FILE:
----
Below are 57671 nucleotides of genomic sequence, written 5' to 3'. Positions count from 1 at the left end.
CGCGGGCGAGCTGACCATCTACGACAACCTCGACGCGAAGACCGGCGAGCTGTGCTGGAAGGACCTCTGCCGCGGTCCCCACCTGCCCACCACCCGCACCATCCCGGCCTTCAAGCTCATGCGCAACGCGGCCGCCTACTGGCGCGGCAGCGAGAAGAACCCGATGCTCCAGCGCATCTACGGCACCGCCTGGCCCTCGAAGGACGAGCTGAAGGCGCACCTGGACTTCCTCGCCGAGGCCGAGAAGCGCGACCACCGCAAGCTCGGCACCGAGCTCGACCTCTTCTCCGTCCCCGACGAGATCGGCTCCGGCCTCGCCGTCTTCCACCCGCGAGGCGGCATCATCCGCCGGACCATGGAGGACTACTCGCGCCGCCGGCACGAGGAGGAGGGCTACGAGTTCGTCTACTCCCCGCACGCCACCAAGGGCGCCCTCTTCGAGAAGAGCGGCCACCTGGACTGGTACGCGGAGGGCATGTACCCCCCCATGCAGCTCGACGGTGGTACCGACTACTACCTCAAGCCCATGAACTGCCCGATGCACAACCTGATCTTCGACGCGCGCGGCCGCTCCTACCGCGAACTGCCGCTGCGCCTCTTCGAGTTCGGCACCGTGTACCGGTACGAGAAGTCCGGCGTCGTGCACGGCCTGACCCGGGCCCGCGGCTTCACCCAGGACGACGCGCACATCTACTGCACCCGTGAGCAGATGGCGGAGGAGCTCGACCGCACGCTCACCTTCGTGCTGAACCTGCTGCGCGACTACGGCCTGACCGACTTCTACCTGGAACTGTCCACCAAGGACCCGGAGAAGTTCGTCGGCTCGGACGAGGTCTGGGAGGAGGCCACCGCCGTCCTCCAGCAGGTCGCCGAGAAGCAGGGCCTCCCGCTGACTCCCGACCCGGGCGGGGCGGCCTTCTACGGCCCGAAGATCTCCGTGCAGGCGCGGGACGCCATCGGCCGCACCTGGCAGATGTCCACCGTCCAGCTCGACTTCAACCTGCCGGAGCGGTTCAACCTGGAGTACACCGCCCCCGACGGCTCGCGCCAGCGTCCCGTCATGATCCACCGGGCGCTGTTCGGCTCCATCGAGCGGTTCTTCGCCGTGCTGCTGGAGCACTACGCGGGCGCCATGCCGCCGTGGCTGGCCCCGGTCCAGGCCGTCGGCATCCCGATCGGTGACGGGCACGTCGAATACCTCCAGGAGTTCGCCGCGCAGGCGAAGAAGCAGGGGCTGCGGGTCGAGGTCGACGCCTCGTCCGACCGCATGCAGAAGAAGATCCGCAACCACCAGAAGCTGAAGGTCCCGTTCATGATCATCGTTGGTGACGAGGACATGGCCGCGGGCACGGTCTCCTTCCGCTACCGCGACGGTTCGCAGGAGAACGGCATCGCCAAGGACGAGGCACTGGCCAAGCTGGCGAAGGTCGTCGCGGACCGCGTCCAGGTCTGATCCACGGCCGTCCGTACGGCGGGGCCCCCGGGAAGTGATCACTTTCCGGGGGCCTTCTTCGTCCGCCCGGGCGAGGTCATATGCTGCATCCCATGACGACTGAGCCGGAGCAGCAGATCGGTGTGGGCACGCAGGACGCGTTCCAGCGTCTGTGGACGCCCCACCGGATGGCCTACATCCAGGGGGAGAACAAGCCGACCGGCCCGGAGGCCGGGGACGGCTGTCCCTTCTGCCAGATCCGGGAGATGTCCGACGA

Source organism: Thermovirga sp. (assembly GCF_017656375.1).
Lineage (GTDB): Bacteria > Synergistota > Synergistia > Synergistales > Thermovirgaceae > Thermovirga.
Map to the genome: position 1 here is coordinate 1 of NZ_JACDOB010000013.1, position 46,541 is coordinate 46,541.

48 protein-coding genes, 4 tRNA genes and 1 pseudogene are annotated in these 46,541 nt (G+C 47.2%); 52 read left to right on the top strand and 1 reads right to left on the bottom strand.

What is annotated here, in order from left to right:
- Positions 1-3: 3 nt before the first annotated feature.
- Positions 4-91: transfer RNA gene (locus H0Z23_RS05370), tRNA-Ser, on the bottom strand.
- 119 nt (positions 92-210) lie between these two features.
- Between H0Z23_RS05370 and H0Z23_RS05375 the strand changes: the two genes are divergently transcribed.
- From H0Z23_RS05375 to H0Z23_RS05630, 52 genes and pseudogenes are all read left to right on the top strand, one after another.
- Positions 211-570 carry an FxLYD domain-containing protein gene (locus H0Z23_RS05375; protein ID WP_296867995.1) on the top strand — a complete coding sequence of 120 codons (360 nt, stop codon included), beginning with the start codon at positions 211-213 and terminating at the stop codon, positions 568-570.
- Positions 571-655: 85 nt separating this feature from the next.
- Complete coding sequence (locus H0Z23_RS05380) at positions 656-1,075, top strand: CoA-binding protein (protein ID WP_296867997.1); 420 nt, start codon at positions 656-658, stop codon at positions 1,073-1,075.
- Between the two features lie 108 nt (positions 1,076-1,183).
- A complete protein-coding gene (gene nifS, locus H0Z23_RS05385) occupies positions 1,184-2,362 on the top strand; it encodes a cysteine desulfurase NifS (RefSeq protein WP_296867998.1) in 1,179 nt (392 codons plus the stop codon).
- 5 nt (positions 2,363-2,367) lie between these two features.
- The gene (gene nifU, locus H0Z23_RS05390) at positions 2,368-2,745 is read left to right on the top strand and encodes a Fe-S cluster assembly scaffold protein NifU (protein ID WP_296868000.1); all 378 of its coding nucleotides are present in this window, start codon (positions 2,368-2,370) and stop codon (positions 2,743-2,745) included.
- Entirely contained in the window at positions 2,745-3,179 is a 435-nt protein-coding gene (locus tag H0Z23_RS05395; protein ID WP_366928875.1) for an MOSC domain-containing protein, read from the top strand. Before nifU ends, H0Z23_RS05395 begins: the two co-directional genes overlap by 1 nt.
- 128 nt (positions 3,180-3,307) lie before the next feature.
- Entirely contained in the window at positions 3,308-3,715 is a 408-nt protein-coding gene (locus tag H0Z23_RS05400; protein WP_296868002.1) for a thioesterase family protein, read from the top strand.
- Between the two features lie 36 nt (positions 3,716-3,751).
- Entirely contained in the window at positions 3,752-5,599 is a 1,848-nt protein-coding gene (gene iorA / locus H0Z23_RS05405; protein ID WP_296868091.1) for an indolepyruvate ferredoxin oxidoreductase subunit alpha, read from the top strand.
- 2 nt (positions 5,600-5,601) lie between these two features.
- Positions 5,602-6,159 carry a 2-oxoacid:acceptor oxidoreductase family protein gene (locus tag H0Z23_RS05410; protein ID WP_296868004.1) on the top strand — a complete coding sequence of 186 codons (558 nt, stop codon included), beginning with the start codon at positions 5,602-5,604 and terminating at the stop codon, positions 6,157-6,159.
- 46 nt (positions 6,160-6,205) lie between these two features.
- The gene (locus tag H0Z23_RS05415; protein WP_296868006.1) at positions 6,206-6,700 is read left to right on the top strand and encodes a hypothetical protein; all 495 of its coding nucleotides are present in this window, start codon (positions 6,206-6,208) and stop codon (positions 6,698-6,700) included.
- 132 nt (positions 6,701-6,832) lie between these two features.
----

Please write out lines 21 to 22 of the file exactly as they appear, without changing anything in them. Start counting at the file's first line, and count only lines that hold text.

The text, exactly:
- 128 nt (positions 3,180-3,307) lie before the next feature.
- Entirely contained in the window at positions 3,308-3,715 is a 408-nt protein-coding gene (locus tag H0Z23_RS05400; protein WP_296868002.1) for a thioesterase family protein, read from the top strand.